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Video: How we sabotage our retirement

Dec 1, 2022

For most of us, retirement is one of our most important goals. Putting away money for our retirement is probably the biggest investment we will make in our lifetime, yet we find so many ways to sabotage our retirement goals.

The most common mistake is cashing in our retirement fund when changing jobs. If you cash in at the age of 30, you reduce your retirement income by one-third.

In order to play catch-up you would either have to increase your monthly retirement contribution by 22% or delay your retirement by five years.

The earlier you start and the longer you leave your money, the less you actually need to save. But as we get closer to retirement age, there are other ways in which we sabotage our retirement plans.

Five ways in which we sabotage our retirement

Mistake number one is not settling debt before retirement. Ideally you would want to be debt free by the age of 55 so that you can concentrate on boosting your retirement fund rather than paying interest to the bank, but at the very least you should aim to be debt free by the age of 60.

How we sabotage our retirementFrom the age of 45 you need to start making debt repayment a priority. This is not a time to be taking on more debt.

Mistake number two is thinking that your house is a retirement asset. Many people include their homes as part of their retirement plan with the belief that they will downsize and use some of the property capital to provide additional income.

The reality is that smaller homes or homes located in a retirement village come at a premium and have additional costs such as levies. Your home should not be part of retirement calculation.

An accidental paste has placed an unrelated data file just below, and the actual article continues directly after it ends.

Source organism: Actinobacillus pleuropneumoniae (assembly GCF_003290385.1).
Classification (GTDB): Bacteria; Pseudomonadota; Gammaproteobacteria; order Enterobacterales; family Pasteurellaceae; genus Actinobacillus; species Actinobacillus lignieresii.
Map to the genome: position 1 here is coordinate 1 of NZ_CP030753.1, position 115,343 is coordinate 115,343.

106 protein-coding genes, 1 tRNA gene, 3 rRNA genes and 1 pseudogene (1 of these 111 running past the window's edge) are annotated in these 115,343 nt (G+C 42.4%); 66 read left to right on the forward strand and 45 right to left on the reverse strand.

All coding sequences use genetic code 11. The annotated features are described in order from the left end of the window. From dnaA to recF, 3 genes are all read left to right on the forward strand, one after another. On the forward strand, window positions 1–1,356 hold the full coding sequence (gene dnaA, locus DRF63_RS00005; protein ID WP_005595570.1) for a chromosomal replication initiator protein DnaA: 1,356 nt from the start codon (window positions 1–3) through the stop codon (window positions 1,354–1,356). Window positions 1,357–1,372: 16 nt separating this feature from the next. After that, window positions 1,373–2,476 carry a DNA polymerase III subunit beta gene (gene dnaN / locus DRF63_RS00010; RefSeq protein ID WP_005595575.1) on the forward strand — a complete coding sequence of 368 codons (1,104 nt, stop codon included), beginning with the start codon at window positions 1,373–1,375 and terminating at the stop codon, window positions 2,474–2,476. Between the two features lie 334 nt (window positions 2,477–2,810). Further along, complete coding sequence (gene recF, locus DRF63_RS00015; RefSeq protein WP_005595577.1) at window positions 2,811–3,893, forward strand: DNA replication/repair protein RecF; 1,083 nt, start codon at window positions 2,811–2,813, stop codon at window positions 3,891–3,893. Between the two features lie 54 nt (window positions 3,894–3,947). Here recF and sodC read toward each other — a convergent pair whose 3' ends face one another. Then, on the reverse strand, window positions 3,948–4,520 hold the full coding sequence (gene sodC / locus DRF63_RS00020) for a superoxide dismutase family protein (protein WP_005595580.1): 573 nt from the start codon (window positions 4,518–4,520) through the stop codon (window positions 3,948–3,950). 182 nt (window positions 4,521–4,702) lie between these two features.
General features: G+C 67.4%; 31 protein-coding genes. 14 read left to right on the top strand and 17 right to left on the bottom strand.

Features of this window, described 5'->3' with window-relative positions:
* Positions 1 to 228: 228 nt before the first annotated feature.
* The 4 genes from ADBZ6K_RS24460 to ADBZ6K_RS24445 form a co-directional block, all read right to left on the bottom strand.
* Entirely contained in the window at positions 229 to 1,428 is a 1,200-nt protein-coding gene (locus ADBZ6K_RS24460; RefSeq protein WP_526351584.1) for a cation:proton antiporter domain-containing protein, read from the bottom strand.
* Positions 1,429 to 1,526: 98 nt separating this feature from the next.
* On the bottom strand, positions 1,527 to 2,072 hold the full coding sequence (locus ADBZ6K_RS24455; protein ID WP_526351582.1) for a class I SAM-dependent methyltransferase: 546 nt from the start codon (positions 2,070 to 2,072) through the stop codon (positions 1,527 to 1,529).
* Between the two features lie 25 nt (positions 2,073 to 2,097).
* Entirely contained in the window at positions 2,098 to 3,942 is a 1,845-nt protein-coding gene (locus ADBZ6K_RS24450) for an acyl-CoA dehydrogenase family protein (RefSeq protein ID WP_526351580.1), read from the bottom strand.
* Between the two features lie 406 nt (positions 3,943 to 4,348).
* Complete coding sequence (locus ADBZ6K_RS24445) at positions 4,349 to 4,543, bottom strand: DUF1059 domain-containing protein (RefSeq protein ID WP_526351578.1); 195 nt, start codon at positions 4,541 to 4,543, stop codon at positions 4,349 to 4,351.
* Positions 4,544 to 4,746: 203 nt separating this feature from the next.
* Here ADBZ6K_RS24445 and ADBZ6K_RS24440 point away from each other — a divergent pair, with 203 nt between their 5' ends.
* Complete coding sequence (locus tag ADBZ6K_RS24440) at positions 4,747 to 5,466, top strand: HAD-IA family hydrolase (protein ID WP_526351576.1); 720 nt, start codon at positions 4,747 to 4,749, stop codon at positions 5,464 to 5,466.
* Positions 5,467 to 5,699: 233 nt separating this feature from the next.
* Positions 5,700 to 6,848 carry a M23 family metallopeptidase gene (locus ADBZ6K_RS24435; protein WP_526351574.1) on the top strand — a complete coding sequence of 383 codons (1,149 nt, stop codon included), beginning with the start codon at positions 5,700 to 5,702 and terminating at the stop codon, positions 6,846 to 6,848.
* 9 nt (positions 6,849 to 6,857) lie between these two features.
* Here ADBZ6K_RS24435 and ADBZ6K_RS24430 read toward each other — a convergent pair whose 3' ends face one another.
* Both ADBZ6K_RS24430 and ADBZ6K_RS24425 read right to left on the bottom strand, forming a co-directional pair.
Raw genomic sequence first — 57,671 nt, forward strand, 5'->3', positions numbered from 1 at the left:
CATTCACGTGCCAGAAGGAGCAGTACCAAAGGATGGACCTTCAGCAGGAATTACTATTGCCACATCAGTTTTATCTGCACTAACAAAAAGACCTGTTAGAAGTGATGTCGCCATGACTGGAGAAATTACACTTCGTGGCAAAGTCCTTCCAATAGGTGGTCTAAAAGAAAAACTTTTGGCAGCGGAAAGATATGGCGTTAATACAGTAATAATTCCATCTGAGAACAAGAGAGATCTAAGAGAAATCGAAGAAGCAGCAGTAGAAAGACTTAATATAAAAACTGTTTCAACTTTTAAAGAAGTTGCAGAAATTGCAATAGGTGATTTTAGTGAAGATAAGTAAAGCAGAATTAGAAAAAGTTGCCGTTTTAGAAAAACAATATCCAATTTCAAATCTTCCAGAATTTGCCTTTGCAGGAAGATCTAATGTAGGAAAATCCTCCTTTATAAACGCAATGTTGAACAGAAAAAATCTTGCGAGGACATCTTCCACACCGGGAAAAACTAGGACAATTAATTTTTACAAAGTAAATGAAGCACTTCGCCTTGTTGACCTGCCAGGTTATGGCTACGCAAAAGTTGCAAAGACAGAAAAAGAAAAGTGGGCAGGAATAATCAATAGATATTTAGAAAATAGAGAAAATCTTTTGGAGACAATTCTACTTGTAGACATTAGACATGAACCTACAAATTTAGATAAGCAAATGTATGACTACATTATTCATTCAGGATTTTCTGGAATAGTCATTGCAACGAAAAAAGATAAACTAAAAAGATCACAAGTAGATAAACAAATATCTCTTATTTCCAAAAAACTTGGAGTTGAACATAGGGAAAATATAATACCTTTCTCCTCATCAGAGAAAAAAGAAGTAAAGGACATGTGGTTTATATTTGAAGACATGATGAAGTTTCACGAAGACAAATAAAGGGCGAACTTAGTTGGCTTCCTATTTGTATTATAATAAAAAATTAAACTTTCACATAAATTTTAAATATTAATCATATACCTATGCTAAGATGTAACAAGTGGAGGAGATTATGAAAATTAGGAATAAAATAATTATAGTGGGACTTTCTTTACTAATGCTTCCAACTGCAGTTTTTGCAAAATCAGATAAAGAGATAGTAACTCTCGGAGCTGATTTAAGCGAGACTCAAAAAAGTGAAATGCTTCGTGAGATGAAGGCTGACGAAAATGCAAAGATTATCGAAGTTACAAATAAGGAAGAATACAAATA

Mistake number three is underestimating how much money you will need in retirement. You will spend more on medical costs after retirement, so you need to include this in your retirement budget.

You will also have more time on your hands and may want to travel, or have outings and experiences. In retirement you have more time to spend money.

Mistake number four is forgetting about tax. You still pay tax in retirement if your income exceeds the income tax threshold. This is the minimum amount you can earn before you pay tax. The only good news is that this threshold increases with age.

You may also find you are paying tax on interest you receive from deposits in the bank. If you are over the age of 65 any interest you earn that exceeds R34 500 a year is added to your taxable income.

Depending on your investments, you could also be liable for capital gains tax. Make sure you have made provision for these taxes in your retirement budget.

And mistake number five is not planning for retirement. This is perhaps the biggest way in which we sabotage our retirement goals.

At least five years before retirement you need to work with a qualified financial planner to ensure that you have a plan in place. This is an opportunity to increase your contributions, but also to decide if you can afford to retire or if you need to postpone your retirement plans by a few years.

You also need to decide how you will maximise your investments for both retirement income and tax efficiency. For example, including a tax-free savings account as part of your retirement plan can provide you with an additional tax-free income in retirement.

As with all things in life, things usually go better when you have a plan. So don’t wait for the day before retirement.

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Maya Fisher-French author of Money Questions Answered

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